At one time this entire building was gilded inside and out and was known as the Golden Palace Monastery. Now, with the outer gold leaf removed, Shwenandaw Kyaung is better known as the Teak monastery.
The entire wooden outer surface, including the roof, is covered in very delicate carvings.
This is the only part of the original royal Mandalay Palace to survive the bombing during World War Two.
This is one of the few points in Mandalay that sells and requires a Mandalay Archaeological Zone Ticket for $10. It’s required to visit a number of sites in and around Mandalay, including Sagaing, Amarapura and Inwa. By now we’d already visited most of the sites without a ticket.
Unfortunately my overriding memory is looking up from the camera viewfinder to find a tiny, pink-haired American lady peering at me, before exclaiming “Boy, it sure is purdey here!”
Kuthodaw Paya is an open air monastery with rows upon rows of small white stupas. Each of the 729 stupas contain a tablet carved with Buddhist scriptures.
Known as the ‘biggest book in the world’ the tablets contain the complete 15 books of Tripitaka.
The Tripitaka is the Buddist canon, known to many foreigners as ‘The Journey to the West’ and portrayed with a lot of artistic licence in the TV series ‘Monkey Magic’.
Note: Whilst Kuthodaw Paya should be a peaceful place to sit and relax, it had the most aggressive hustlers/vendors we met in Myanmar. In the end we gave up and went for an ice cold palm sugar across the road and watched the kids playing football.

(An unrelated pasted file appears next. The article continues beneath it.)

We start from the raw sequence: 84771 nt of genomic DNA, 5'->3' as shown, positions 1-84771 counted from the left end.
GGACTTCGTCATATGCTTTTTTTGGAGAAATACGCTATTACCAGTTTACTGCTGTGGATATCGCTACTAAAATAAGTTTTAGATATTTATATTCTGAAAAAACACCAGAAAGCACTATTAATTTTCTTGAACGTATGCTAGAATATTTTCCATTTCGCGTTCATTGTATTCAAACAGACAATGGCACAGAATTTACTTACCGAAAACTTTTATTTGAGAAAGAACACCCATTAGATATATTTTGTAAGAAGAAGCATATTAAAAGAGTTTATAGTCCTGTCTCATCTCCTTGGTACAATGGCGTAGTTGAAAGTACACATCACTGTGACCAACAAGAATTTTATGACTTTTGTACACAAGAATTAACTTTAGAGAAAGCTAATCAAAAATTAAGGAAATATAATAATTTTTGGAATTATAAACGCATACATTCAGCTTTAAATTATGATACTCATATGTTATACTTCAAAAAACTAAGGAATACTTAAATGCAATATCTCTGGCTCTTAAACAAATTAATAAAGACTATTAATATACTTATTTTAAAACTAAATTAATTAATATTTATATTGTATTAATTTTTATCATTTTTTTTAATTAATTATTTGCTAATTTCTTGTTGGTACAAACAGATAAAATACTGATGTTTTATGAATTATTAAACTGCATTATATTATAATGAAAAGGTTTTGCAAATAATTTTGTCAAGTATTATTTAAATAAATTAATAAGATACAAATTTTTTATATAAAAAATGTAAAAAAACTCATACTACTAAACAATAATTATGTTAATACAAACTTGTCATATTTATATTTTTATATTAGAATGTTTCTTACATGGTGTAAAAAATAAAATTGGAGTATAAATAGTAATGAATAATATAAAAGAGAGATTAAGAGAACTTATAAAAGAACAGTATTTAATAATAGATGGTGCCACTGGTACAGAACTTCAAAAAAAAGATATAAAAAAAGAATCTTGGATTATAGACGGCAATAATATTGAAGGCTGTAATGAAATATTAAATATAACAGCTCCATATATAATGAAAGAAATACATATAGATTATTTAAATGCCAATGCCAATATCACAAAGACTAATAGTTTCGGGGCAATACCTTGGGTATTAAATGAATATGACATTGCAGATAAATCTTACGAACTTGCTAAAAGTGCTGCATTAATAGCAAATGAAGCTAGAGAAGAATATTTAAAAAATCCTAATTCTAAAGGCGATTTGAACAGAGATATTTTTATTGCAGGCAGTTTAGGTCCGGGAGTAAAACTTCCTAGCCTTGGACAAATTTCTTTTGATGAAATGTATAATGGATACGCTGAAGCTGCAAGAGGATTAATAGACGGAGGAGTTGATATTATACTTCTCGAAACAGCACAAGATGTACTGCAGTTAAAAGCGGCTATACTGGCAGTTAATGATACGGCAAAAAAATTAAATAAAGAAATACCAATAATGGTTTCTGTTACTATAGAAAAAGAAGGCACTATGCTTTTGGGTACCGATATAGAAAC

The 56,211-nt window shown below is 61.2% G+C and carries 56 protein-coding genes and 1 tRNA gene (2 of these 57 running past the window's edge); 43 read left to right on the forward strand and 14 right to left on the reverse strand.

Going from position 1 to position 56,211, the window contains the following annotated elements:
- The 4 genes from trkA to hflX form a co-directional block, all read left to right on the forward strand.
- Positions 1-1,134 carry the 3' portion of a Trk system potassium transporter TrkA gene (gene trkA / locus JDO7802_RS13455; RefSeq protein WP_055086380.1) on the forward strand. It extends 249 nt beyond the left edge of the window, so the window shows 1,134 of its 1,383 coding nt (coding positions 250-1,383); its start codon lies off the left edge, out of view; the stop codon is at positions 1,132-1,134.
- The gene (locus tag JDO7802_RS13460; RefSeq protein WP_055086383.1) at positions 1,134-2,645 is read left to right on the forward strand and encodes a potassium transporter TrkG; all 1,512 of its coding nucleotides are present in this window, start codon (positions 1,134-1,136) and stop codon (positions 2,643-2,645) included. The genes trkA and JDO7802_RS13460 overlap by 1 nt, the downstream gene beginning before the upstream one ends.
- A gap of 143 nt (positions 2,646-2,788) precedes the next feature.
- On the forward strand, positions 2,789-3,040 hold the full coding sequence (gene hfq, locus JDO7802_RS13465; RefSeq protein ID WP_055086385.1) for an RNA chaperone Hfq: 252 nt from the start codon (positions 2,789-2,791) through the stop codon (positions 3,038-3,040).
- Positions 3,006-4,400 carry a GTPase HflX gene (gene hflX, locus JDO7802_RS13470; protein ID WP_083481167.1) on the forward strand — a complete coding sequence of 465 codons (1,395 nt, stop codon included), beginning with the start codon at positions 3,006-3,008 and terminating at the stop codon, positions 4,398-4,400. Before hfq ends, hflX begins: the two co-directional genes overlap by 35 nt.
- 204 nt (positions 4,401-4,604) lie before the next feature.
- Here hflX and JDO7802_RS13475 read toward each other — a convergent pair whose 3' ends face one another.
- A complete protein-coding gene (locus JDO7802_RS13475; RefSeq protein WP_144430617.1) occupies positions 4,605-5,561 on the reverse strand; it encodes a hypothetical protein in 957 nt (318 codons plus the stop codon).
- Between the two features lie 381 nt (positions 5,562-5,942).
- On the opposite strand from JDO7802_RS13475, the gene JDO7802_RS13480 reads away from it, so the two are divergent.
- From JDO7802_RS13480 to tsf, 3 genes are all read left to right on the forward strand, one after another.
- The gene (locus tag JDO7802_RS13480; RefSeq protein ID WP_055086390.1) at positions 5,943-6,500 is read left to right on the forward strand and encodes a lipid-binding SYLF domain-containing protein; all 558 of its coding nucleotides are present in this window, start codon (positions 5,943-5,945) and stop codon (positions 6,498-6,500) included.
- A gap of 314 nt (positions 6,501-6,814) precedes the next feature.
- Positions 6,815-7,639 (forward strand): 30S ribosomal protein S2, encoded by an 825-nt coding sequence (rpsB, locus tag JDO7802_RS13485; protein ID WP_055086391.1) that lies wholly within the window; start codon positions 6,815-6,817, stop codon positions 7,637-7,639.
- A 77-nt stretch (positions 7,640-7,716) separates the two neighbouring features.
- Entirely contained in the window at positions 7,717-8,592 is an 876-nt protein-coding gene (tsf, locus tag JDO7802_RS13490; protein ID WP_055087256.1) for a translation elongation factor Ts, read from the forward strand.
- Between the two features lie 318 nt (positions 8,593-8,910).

With Mandalay and the surroundings built on a flat plain, the single hill in the area provides spectacular panoramas in every direction.
The steep switch-backing road up the hill is popular with hard-core exercisers and takes about half an hour to climb, or would have were I not happily riding up there in an air-conditioned taxi for a few kyat.
At the very top there’s a huge escalator up to the viewing platform and a tiny lift back down. We were stuck in the elevator queue next to a group of young monks who were anything but calm and serene. Monks here are far more boisterous than those in the rest of South East Asia and the Far East, but also seem much happier.
Other Mandalay city tour destinations
Whilst the sites surrounding Mandalay range from natural beauty and beautiful ruins to breathtakingly large stupas, the town isn’t that thrilling. Other sites we stopped at included the Mandalay Palace, although it’s currently an army barracks, and the Mahamuni Paya, which we visited but were deterred by the queues.
Check back next time for ideas on where to stay in Mandalay.